Ted Cruz is No Fun

Over the weekend, I read an article that annoyed me to no end: “Inside Ted Cruz’s plan to sink Marco Rubio in Florida.” I was furious. In the days before the article, both Presidential Politics for America and 2012 nominee Mitt Romney outlined plans to force a contest convention, and those plans involved having Rubio beat Trump in Florida.

Between PPFA and Romney, those are two of the most influential voices in American politics. They spoke in unison: Trump cannot be allowed to win Florida. If Cruz, however, “sinks” Rubio there, Trump would grab its 99 delegates and continue his march to the nomination. Didn’t Cruz get the memo? Is he is trying to ruin this for us?

Ted Cruz isn’t fun at all. But I’ll tell you what he is.

He’s in it to win it.


Before we go any further, we need to take a look at the latest Republican delegate standings.

CNN:

  1. Trump 389
  2. Cruz 302
  3. Rubio 149
  4. Kasich 37
  5. Other 15

Fox News:

  1. Trump 384
  2. Cruz 300
  3. Rubio 151
  4. Kasich 37
  5. Other 15

Green Papers:

  1. Trump 391
  2. Cruz 304
  3. Rubio 154
  4. Kasich 37
  5. Other 15

The Trump runaway is over. Sure, his lead remains, but compare his lead over Cruz to Cruz’s margin over Rubio. It’s clear why Cruz frames the Republican Primary as a two-man race. That’s exactly what it’s starting to look like.


Ted Cruz got the memo all right, but he realized he didn’t need to follow its instructions. In fact, he knew that by agreeing to it, he’d be signing his campaign’s death warrant.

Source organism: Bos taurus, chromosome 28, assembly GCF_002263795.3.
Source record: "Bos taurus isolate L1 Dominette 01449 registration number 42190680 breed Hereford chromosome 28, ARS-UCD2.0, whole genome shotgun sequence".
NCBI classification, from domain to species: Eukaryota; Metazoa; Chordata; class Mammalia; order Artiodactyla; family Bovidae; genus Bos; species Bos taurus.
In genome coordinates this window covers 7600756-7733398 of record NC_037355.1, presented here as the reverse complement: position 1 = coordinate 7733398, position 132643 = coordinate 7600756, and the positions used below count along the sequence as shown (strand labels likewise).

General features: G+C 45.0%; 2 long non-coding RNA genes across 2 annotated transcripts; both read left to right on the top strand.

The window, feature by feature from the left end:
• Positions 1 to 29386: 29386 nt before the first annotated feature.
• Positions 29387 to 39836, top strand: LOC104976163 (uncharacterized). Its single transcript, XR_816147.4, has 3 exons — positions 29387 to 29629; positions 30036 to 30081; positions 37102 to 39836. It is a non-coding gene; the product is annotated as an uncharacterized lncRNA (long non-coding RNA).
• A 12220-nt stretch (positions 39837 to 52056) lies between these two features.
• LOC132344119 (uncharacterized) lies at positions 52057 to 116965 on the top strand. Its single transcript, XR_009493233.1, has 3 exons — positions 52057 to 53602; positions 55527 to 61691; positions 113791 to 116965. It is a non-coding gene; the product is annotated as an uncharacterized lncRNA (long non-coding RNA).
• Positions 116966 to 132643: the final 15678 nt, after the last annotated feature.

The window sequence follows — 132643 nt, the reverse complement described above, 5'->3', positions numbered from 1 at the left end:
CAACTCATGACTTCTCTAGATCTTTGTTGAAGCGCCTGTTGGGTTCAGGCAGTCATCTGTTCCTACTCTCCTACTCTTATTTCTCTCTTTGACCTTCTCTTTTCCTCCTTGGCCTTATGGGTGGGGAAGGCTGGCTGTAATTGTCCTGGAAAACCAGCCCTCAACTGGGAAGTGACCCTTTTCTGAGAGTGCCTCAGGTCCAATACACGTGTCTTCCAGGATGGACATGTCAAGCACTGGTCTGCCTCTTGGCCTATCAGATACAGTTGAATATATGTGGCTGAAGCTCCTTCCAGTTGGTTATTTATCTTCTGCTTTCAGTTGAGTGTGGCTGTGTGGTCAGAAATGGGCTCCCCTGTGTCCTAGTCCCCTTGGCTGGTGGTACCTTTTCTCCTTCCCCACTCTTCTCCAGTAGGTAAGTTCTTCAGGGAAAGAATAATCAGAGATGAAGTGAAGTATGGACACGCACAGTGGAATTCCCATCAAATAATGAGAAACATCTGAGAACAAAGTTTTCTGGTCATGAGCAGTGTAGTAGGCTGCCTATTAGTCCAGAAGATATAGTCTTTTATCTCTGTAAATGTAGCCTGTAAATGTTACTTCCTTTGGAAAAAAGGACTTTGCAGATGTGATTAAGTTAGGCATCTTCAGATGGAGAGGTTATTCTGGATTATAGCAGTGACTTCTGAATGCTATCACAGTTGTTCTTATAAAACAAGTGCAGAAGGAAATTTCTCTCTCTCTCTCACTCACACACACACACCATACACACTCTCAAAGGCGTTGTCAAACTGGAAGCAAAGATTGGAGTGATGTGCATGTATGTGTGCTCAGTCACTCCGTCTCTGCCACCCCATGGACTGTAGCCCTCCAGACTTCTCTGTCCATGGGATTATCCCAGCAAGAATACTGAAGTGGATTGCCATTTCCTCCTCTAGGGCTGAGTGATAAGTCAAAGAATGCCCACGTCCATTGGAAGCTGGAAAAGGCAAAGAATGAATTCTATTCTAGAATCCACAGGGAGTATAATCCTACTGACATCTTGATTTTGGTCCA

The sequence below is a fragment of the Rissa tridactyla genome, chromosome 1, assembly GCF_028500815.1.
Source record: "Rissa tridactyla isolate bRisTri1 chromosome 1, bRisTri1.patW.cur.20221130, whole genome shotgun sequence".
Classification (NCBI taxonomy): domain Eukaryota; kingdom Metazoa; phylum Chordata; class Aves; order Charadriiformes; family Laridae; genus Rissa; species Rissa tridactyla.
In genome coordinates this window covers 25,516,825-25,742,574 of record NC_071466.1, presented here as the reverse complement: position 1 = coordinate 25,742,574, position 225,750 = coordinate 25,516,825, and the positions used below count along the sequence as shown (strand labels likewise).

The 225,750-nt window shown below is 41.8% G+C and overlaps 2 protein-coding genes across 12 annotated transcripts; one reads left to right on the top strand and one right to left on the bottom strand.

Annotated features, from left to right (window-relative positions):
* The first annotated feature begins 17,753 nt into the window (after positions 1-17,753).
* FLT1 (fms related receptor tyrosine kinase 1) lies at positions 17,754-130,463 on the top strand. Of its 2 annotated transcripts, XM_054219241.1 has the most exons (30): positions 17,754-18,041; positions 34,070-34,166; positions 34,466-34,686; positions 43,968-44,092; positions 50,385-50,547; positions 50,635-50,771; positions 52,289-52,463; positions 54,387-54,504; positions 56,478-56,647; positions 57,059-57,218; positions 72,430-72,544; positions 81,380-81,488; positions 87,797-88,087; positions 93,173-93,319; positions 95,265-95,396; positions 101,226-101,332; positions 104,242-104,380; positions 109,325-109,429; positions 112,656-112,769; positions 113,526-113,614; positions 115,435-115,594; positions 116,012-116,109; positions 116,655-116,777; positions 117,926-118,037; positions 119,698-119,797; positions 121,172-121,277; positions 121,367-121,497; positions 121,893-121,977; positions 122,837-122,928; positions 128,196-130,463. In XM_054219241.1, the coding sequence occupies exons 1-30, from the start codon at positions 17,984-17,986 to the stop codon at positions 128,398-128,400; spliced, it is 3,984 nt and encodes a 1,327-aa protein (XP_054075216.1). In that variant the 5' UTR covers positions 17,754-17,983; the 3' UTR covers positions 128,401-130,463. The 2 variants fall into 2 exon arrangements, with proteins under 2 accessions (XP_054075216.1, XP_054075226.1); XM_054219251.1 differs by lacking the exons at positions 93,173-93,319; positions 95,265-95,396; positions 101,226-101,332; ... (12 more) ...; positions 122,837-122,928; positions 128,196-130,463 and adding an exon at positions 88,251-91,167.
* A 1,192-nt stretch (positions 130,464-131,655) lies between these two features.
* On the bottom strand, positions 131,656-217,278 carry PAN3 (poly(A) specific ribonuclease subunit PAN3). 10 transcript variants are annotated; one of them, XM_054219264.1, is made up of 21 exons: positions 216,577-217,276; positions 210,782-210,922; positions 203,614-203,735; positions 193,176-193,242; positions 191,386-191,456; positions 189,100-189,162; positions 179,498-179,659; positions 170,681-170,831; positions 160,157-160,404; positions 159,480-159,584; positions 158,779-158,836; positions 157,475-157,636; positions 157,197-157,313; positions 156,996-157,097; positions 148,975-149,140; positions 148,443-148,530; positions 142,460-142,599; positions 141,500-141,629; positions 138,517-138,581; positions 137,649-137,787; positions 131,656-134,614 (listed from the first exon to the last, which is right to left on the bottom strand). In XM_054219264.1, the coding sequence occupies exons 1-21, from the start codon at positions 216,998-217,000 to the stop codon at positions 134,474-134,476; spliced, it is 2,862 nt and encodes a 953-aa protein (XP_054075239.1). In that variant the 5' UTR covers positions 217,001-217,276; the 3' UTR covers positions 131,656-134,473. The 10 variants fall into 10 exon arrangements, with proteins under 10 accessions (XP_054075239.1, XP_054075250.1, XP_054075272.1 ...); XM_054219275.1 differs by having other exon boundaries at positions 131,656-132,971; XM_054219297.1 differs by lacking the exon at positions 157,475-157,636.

The idea was to keep Trump under 1,237 delegates to force a convention and then allow party leaders to rally to consolidate around Rubio, Kasich, Romney, or whichever acceptable establishment candidate was out there. Ted Cruz was never going to be that candidate. Sure, a brokered convention would block Donald Trump, but it would also block Ted Cruz, whether he finished in third, second, or even first in the pre-convention delegate count. Cruz’s situation was similar to Trump’s — he needed to win the primary on the first ballot through the voting contests themselves. He wants to take this thing outright.

That means getting into a one-on-one with Trump, a process which starts by eliminating Marco Rubio, who, despite yesterday’s Puerto Rico dominance, is facing an uphill battle in his home state. Cruz’s push in Florida might increase Trump’s chances of winning Florida’s 99 winner-take-all delegates and, consequentially, the nomination, but it also would end Rubio’s campaign. Rubio’s withdrawal would then decrease the chances of a contested convention, but it would increase the chance of Cruz inheriting enough support to earn a majority of the delegates on his own. In sum, he’d be raising the chances of Trump winning the primary, but his own chances would increase by just as much, if not more.

It’s a long-shot, to be sure. There’s the 90ish delegate deficit to Trump, for starters, and that could more than double with a Trump win in Florida. There’s also the delegate map: Cruz’s strongest states — not just geographically and ideologically, but structurally as well, considering the disproportionate amount of caucus states we’ve had — are behind him. Worst case scenario, eliminating Rubio helps Trump and Kasich more than they help Cruz, since the other two are stronger with moderates, and there are large, moderate states remaining where they might divvy Rubio’s support. That means Trump either cruises to a majority, or it’s Kasich as the candidate with momentum heading into the convention in Cleveland — with establishment backing and in his home state, no less.